But when the dishes deliver what they promise, like virtually all of Wilcox, they can be phenomenal. Check out the tuna crudo appetizer ($16) if you want proof. It’s almost always on the menu (in a modified format) and it’s the only reason to visit Judy Gibson. Here, sushi-grade tuna is sliced ​​sashimi-style and glazed with honey, verjuice and strawberry umeboshi (salt-marinated Maine berries set aside at the height of the 2021 season) . Wilcox sets the fish on a dollop of homemade mayonnaise and adds a dollop of fried hazelnut amaranth seasoned with preserved stems of last season’s lowbush blueberries. The sensation of tiny toasted kernels bursting between my teeth was a delight unlike any I’ve ever experienced. Certainly not in a neighborhood bistro.

Which brings me back to Judy Gibson’s very premise. In almost every way, it feels like a sister restaurant to a fine-dining business, designed to offer a more casual, less expensive take on the upscale sibling experience – much like David’s Opus Ten has David’s 388 (and David’s) , Chicago’s Alinea had Roister and Montreal’s Le Mousso had (the superior) Le Petit Mousso.

For now, Judy Gibson remains an only child. If we’re going to keep it in business long enough to spawn a sibling (and we absolutely do), we should start treating it better: less like a neighborhood gastropub and more like the remarkably affordable culinary gem that it is.


Diners at Judy Gibson one evening at the end of May. Photo by Carl D. Walsh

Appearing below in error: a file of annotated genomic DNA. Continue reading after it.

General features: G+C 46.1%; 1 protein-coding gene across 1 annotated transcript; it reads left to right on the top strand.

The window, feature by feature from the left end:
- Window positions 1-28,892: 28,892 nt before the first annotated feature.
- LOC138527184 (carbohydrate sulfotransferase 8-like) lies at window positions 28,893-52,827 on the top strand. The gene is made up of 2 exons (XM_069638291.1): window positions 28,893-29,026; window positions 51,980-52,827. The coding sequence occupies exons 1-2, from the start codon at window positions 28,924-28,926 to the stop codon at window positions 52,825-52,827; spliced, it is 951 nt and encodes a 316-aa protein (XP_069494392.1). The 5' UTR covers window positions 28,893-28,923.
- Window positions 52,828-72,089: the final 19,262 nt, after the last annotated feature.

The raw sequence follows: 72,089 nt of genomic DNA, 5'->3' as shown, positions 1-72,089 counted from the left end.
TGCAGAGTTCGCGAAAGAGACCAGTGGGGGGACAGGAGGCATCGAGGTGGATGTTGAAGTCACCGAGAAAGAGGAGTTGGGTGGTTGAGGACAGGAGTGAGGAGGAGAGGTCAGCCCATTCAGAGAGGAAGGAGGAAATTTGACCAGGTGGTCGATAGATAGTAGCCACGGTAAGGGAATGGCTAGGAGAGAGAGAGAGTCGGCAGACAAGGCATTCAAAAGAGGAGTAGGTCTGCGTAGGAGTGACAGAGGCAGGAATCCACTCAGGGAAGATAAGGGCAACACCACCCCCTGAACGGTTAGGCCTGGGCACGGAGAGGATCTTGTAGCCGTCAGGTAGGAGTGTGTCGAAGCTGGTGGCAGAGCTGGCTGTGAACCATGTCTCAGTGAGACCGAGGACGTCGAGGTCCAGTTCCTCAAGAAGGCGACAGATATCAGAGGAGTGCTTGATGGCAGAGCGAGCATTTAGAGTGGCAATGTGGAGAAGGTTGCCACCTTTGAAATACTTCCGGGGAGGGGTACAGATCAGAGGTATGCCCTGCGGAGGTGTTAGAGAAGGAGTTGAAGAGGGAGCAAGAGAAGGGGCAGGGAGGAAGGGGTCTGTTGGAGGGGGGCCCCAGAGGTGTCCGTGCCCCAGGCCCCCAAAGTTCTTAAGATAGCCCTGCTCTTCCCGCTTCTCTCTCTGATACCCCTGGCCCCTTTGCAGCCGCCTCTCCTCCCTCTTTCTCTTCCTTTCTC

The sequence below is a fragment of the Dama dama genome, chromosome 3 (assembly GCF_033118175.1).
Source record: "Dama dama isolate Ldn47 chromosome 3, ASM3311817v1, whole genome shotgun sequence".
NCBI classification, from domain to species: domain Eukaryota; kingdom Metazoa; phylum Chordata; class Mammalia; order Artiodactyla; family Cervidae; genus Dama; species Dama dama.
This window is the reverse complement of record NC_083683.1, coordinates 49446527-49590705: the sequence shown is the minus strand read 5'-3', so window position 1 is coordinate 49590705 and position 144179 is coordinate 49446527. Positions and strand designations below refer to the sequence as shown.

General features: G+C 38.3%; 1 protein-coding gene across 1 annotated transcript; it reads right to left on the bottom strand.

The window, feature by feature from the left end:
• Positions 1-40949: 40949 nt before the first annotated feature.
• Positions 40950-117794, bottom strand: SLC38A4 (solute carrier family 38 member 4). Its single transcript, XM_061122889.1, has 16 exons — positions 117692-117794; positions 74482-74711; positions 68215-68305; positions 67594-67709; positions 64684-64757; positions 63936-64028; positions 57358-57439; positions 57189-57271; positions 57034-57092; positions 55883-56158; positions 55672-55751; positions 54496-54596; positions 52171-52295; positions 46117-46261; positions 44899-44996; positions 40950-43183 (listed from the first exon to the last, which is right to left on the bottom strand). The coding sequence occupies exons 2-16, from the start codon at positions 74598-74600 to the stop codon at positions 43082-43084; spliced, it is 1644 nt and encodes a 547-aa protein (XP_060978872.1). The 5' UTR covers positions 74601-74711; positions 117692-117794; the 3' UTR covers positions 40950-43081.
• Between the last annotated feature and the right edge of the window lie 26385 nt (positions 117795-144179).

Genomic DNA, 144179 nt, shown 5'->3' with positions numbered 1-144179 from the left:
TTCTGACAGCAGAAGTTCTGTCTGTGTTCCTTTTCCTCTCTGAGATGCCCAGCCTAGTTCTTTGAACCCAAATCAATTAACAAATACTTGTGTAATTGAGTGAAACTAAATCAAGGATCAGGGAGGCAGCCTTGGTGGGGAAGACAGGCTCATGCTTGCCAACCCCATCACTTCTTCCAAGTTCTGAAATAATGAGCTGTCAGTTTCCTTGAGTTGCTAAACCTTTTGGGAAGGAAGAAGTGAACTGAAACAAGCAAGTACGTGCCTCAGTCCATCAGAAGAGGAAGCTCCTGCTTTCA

EVALUATION: ****

WHERE: 171A Ocean St., South Portland. 207-808-8649 judygibsonrestaurant.com

PORTION: Thursday to Sunday, 5 p.m. to 9 p.m. (approximately)

PRICE SCALE: Appetizers: $12-18. Appetizers: $30-34

NOISE LEVEL: Picnic in a city park

VEGETARIAN: Some dishes

GLUTEN FREE: Some dishes

RESERVATIONS: Recommended, but walk-ins are welcome

BAR: Beer, wine and cocktails

WHEELCHAIR ACCESS: Yes

BOTTOM LINE: Judy Gibson’s first rule is that you have to start telling absolutely everyone about Judy Gibson. Let your friends know that chef/owner Chris Wilcox (Eventide, Velveteen Habit) is no longer serving his legendary pandemic fried chicken, and that’s a good thing. Instead, he makes excellent use of an encyclopedic pantry of local ingredients curated on-site, adding a helping of pickled blueberry stalks to his extraordinary tuna crudo, sprinkling dried ramp powder over a rich hash brown beef tartare… you get the idea. World-class gnocchi are a must, as is the restaurant’s only dessert – a coffee pudding ($8) enhanced with chocolate cookie streusel and caramel chai, the brainchild of patisserie manager Meghan Wilcox. at nearby Scratch Baking and, not coincidentally, the chef’s wife. The cocktails are creative and the wine list is short but well chosen, each bottle being offered by the glass. It’s rare to find an ambitious restaurant at this moderate price, let alone one with staff as knowledgeable as Judy Gibson’s. So what are you waiting for?

Ratings follow this scale and consider food, ambience, service, value and type of restaurant (casual bistro will be judged as casual bistro, expensive upscale restaurant as such) : * Poor ** Fair *** Good **** Excellent ***** Extraordinary. The Maine Sunday Telegram visits each restaurant once; if the first meal was unsatisfactory, the examiner returns for a second. The reviewer goes out of his way to dine anonymously.


Andrew Ross has written about food and restaurants in New York and the UK. He and his work have been featured on Martha Stewart Living Radio and in The New York Times. He recently received five Critics’ Awards from the Maine Press Association.

Contact him at: [email protected]

Twitter: @AndrewRossME